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If there are more oak trees in Oregon than there are leaves [#permalink]
16 Apr 2012, 20:41

5

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00:00

A

B

C

D

E

Difficulty:

55% (medium)

Question Stats:

44% (02:43) correct
55% (02:00) wrong based on 185 sessions

If there are more oak trees in Oregon than there are leaves on any one Oregon oak tree, and if every Oregon oak tree has at least one leaf, then ______. Which of the following most logically completes the passage? (A) the average number of oak tree leaves per Oregon oak tree must be less than half the number of Oregon oak trees.

(B) there are fewer leaves on at least one Oregon oak tree than half the number of those trees.

(C) there must be at least two oak trees in Oregon with the same number of leaves.

(D) there must be at least as many Oregon oak trees with half as many leaves as the Oregon tree with the most leaves, as there are Oregon oak trees with twice as many leaves as the Oregon oak tree with the fewest leaves.

(E) there must be more oak trees than any other type of tree in Oregon.

Let L = the number of leaves on the leafiest tree.

The number of trees must be at least L + 1.

The range of possible numbers of leaves for each tree is from 1 up to L.

If there are L + 1 trees with the number of leaves ranging from 1 to L, there must be at least two trees with the same number of leaves.

E.g. if the tree with the most number of leaves is 2, there must be at least 3 trees with either 1 or 2 leaves - at least two will have the same number of leaves.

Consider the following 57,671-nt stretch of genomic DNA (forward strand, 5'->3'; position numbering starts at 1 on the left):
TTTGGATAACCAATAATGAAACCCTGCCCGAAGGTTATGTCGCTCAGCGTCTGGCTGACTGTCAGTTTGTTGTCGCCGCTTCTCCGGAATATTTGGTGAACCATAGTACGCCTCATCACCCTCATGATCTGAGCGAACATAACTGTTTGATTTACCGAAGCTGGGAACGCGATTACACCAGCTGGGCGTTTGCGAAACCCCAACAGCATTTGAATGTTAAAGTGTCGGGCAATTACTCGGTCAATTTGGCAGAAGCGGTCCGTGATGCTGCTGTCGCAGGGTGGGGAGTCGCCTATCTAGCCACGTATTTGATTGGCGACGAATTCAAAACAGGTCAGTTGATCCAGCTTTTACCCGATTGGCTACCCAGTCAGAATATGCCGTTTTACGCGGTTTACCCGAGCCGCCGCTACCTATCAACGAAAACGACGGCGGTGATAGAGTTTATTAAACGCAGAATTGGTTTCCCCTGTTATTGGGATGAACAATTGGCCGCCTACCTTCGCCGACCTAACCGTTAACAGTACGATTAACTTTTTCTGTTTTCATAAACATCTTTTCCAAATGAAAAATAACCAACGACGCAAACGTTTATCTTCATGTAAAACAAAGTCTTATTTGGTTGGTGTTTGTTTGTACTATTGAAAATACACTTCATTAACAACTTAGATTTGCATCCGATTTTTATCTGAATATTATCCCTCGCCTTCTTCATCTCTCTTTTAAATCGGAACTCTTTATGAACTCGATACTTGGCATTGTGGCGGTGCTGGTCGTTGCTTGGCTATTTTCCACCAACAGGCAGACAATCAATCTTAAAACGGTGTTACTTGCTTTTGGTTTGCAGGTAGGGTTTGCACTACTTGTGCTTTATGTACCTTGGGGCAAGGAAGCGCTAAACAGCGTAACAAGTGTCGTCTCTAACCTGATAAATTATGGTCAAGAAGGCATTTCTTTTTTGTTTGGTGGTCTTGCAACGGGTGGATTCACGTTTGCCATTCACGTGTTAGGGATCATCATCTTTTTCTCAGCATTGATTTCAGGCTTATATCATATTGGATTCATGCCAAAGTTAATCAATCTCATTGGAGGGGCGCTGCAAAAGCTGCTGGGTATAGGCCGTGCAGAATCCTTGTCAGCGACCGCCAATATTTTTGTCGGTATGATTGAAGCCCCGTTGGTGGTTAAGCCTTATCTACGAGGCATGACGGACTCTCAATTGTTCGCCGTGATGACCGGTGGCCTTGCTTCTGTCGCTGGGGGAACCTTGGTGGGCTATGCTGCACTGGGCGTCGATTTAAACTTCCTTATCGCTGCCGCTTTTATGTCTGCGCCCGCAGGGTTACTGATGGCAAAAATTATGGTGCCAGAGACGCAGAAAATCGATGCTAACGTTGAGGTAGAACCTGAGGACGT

The same applies no matter how many leaves (e.g. if the tree with the most leaves has 10,000 leaves, there are at least 10,001 trees with up to 10,000 leaves - at least two must have the same number).

Re: If there are more oak trees in Oregon than there are leaves [#permalink]
22 Jun 2012, 07:34

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Chose C. More math than verbal. Since the average number of leaves per oak tree is less than the number of oak trees, at least two oak trees should have the same number of leaves.

In an inference question , you have to stick very close to the premises.

Here the answer is (C) let's say there is an one oak tree in Oregon which has one leaf . Then there must be at least one more oak tree because the no of oak trees in oregon exceed the number of leaves in one oak tree . This second oak tree must have at least one leaf based on the premises ( it may have more than one leaf but it should have at least one leaf) . This you must have at least two oak trees

Re: If there are more oak trees in Oregon than there are leaves [#permalink]
22 Jun 2012, 16:51

IMO C. Keywords-"atleast" When a question ask about maximum and minimum, verify the extremes, none of the answer talks about the extremes except D&E,in which D deals with the ambiguous numbers and E with other trees so are irrelevant . I agree with "OldFritz" for his reasoning.
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